d) He proposed that the facilities of all Departments of Government and the CIA be made available to the extent needed, but these facilities be maintained "in place" and that under no circumstances should an attempt be made to "lift" elements of departments or agencies out of their "in place" position and placed under the Lansdale group. He explained that the resources or assets of the departments and the CIA were most extensive and depended upon support, logistics, communications, etc. which were an integral part of the departments and agencies, and if an attempt was made to "lift" certain activities, these activities could not properly function because of lack of support and communication.
The above points seemed to be generally agreed, and it was decided that Robert Kennedy would attend the "5412" committee on Wednesday, November 22nd, to discuss the plan.
McCone advised Robert Kennedy his plans to leave Washington for a few days and offered to revise his travel plans if necessary, but Kennedy felt this not necessary.
The above was discussed in considerably more detail between General Lansdale and McCone in the President's office after the meeting. Lansdale confirmed the possibility that he would be required to go to South Viet Nam as a Special Advisor to President Diem and, therefore, might be available for only two or three weeks. It was therefore obvious that he must be backed up by a very able officer who can take over if Lansdale leaves.
Lansdale then proposed that Mr. James Critchfield be the CIA man on his committee, indicating that Critchfield was a most able and experienced officer.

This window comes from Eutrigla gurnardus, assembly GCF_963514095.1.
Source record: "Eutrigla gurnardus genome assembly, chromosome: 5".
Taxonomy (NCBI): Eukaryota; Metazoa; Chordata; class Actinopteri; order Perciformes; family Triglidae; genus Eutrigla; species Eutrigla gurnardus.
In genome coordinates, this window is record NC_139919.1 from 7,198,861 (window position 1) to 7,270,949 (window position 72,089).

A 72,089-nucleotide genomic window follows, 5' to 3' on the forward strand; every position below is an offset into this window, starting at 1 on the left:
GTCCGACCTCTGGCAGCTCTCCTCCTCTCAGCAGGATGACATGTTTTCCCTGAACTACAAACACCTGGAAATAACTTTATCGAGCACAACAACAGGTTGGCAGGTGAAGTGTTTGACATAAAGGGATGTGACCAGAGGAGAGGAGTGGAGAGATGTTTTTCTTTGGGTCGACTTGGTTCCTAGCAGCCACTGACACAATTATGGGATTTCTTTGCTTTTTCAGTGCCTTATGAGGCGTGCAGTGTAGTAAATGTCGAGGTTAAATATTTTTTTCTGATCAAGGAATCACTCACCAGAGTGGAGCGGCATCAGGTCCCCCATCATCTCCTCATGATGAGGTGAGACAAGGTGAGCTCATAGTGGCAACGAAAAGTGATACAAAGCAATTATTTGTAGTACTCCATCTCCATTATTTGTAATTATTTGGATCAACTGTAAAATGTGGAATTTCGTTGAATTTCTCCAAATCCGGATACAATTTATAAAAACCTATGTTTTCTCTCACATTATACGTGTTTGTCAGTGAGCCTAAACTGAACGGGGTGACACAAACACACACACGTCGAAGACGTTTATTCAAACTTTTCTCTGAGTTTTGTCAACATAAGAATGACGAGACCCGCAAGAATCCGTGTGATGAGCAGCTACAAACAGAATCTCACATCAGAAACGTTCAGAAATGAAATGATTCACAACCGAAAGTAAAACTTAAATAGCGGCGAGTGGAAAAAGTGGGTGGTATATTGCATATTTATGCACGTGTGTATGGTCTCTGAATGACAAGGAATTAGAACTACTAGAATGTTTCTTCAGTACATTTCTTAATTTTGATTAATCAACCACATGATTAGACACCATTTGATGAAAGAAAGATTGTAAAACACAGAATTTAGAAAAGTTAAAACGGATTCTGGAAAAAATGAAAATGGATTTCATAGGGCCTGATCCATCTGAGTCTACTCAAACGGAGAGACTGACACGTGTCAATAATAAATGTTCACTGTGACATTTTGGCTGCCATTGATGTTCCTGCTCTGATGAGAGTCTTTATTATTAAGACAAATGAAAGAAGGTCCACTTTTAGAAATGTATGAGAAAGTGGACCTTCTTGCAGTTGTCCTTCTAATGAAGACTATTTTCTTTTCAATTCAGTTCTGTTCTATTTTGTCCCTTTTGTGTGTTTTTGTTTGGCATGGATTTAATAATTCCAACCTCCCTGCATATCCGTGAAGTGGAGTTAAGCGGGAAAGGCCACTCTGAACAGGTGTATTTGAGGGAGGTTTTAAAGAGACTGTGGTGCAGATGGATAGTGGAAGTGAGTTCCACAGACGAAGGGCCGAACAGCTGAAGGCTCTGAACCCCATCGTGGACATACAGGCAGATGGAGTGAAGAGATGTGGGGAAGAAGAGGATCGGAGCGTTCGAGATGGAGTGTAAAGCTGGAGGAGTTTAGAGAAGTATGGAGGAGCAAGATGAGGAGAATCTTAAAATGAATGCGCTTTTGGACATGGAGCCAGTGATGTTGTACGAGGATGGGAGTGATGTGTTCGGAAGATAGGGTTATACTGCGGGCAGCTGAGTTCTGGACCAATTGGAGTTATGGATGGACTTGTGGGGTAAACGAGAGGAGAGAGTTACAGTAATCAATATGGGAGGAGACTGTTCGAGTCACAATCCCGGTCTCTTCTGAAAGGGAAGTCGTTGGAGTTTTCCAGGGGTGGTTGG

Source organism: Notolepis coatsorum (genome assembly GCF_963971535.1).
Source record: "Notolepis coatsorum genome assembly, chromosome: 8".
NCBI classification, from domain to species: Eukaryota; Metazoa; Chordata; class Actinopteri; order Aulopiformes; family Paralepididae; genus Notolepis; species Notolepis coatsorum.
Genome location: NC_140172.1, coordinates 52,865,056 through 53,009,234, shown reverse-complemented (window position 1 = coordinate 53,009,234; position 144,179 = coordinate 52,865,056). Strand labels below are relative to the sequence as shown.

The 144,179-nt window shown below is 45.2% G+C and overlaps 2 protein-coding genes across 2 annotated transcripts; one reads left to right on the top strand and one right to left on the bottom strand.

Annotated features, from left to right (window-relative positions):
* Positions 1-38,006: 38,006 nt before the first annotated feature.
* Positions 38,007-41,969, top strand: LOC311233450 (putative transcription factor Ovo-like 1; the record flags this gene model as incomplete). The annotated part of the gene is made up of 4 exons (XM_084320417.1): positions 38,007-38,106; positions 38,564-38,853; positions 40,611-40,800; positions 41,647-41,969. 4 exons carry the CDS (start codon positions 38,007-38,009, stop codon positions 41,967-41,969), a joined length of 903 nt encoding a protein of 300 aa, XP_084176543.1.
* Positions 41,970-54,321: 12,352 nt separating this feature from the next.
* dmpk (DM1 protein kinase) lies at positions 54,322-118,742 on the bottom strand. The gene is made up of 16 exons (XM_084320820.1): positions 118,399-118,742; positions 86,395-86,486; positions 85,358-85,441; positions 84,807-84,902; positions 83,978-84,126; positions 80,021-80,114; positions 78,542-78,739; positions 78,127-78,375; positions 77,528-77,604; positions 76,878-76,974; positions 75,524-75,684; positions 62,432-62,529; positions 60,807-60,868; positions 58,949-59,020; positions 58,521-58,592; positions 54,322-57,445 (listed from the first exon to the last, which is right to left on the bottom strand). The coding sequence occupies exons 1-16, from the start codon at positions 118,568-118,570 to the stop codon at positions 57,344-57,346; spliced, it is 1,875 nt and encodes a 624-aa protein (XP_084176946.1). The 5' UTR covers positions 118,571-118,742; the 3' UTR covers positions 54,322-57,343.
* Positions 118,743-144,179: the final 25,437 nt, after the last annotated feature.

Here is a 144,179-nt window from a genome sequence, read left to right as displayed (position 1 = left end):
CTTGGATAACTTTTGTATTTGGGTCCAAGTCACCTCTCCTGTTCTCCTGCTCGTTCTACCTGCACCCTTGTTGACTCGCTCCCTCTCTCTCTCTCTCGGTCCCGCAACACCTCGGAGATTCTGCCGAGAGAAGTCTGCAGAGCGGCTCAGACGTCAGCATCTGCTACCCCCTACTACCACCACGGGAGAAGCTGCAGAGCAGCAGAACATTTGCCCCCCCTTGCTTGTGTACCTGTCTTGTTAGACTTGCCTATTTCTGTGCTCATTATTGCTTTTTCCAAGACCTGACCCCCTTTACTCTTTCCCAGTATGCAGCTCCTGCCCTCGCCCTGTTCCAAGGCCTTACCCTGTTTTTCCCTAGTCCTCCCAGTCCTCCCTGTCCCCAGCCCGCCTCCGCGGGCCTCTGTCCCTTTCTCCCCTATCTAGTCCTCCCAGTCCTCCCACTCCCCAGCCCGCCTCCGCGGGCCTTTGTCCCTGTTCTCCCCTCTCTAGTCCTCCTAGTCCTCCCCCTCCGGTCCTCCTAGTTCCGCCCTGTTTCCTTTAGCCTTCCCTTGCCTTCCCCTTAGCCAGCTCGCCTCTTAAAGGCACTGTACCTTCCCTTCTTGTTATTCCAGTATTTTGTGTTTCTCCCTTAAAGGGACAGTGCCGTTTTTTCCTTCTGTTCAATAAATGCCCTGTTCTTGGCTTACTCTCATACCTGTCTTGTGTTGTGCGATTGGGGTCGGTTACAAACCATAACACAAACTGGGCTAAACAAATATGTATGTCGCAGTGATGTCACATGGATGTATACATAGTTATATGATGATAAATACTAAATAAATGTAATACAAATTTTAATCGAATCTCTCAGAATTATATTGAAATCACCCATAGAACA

On Wednesday, November 22nd, all of the above was reviewed at a meeting in Mr. Dulles' office, attended by Mr. Dulles, General Cabell, Mr. Bissell, Mr. Helms, Mr. Kirkpatrick and Mr. McCone. There was general agreement on all the points mentioned above. Mr. Bissell proposed alternate names to Critchfield, feeling Critchfield could not easily be spared from his present responsibilities.
McCone urged that the most able man available be placed at Lansdale's
disposal, even at some inconvenience to other operations because
in all probability this man, if he won the confidence of the "5412"
committee, the Attorney General and the President, would have
to fill Lansdale's responsibilities when Lansdale left. McCone
left the meeting with the question of the individual unresolved.
276. Memorandum for the Record
Washington, November 29, 1961, 9-10:20 a.m.
//Source: Central Intelligence Agency, DCI (McCone) Files: Job 80-B01285A, Box 2, DCI (McCone) Memo for the Record, 29 November 1961-5 April 1962. Secret; Eyes Only. Prepared by McCone.